Gene of the month - Escargot

13 February 2014

Interview with

Kat Arney

And now, it's time for Gene of the Month - Escargot. Found in fruit flies and named after the French word for snail, but also known as the less exotic Fleabag, the protein encoded by the Escargot gene is what's known as a transcription factor, responsible for turning other genes on and off. It was found back in 1992, and was named because it's very similar to another fruit fly gene called Snail.

In flies, Escargot plays a number of different roles in a growing fly embryo, and is involved in the development of breathing tubes, called trachea, wings, reproductive organs and nervous system.  Amusingly, for biologists anyway, the human version of Escargot is called Slug, and seems to be involved in the development of the brain and limbs. There's also growing evidence that it may be involved in cancer too.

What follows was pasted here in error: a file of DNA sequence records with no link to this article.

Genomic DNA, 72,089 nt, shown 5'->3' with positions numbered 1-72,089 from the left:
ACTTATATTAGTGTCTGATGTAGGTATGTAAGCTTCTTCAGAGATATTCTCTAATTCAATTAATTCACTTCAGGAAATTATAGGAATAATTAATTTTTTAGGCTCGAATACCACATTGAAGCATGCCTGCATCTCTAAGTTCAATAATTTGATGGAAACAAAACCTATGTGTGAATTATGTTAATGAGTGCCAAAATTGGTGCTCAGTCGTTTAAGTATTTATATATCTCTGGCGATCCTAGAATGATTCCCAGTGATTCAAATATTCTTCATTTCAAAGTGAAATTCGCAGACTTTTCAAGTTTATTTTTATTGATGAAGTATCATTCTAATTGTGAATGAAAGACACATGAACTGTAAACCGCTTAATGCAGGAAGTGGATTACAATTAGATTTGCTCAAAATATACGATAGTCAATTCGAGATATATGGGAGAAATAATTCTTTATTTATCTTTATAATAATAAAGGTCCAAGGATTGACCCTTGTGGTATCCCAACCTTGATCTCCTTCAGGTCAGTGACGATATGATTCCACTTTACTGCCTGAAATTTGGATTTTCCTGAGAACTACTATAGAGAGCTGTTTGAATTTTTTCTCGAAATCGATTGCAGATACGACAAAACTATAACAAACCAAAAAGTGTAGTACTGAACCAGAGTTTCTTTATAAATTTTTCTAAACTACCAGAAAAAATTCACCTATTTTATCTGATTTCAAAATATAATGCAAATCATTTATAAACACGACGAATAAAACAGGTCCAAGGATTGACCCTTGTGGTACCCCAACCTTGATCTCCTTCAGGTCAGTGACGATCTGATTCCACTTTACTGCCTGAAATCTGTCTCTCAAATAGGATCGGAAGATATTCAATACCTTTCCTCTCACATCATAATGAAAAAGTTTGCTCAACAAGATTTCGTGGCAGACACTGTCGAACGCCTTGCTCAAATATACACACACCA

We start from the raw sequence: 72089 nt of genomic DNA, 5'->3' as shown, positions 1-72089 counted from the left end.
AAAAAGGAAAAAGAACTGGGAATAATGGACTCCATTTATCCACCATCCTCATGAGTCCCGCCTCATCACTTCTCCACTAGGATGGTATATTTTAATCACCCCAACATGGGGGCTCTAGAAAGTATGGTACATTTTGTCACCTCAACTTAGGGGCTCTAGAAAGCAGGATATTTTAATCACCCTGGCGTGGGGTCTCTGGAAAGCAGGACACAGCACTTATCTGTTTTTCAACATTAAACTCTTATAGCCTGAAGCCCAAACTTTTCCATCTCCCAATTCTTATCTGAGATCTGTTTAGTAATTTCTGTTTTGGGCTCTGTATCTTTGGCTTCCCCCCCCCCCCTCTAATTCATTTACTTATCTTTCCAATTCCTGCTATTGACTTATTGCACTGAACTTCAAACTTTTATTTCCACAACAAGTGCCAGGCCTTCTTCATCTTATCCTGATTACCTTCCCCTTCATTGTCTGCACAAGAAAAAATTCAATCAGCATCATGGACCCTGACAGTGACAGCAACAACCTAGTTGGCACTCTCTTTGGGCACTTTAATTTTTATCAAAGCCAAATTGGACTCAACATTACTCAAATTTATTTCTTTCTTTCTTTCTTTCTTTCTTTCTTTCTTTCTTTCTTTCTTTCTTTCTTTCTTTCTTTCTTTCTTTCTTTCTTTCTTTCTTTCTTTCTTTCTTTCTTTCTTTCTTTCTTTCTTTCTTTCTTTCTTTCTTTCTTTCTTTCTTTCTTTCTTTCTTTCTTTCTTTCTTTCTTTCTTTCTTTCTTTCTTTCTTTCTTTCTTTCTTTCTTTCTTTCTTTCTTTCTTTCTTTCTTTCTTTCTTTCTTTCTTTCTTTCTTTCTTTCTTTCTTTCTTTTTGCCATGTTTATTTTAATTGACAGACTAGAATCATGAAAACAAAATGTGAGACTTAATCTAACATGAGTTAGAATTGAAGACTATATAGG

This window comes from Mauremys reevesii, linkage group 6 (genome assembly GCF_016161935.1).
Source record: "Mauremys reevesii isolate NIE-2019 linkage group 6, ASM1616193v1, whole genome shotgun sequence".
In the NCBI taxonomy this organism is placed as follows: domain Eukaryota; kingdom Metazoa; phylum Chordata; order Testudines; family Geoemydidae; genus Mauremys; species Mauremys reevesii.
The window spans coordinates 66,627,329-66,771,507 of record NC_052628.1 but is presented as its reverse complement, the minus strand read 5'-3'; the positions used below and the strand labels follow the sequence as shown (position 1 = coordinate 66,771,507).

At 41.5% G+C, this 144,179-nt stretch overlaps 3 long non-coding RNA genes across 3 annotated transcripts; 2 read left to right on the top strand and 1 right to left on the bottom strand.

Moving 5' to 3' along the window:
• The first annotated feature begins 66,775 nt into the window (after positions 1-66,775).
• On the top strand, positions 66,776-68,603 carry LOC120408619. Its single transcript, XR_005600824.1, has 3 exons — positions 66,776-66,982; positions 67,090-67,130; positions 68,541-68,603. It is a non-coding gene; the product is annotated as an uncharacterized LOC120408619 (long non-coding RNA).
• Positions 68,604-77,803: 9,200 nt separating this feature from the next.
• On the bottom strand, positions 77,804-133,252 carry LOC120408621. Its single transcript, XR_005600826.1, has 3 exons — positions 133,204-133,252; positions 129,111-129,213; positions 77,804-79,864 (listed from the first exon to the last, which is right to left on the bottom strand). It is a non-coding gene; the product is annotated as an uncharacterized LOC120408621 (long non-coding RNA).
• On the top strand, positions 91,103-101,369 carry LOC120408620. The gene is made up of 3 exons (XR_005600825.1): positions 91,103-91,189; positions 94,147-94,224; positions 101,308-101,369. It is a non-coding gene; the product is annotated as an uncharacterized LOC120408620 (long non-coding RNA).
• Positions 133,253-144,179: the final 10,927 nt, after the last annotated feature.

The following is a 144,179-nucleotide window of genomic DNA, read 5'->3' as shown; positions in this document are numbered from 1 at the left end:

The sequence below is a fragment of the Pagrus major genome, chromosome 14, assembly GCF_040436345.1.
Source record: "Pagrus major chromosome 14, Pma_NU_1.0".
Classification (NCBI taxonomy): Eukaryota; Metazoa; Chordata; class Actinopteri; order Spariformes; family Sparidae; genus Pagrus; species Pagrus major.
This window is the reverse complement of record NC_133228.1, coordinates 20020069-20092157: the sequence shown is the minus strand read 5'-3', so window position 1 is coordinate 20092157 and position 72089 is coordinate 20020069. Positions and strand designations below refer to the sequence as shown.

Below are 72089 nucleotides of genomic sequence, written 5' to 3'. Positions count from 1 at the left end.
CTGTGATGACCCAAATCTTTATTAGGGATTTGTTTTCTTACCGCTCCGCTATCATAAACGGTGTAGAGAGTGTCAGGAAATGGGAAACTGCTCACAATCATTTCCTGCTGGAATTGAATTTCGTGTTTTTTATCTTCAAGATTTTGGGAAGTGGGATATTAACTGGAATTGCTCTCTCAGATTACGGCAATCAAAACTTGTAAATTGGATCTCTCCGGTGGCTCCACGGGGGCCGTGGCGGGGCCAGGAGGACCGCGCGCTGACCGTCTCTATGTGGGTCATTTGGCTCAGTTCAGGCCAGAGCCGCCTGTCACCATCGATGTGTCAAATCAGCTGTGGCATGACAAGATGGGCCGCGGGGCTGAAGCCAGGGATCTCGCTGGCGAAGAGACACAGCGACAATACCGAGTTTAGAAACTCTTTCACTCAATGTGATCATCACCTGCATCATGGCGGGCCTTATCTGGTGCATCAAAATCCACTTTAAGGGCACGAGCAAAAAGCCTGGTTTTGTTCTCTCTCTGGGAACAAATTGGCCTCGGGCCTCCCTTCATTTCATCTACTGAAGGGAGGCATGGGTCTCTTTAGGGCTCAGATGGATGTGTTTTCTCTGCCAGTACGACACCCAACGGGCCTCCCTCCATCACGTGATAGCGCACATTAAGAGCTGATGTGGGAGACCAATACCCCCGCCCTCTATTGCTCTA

Add a comment

CAPTCHA
This question is for testing whether or not you are a human visitor and to prevent automated spam submissions.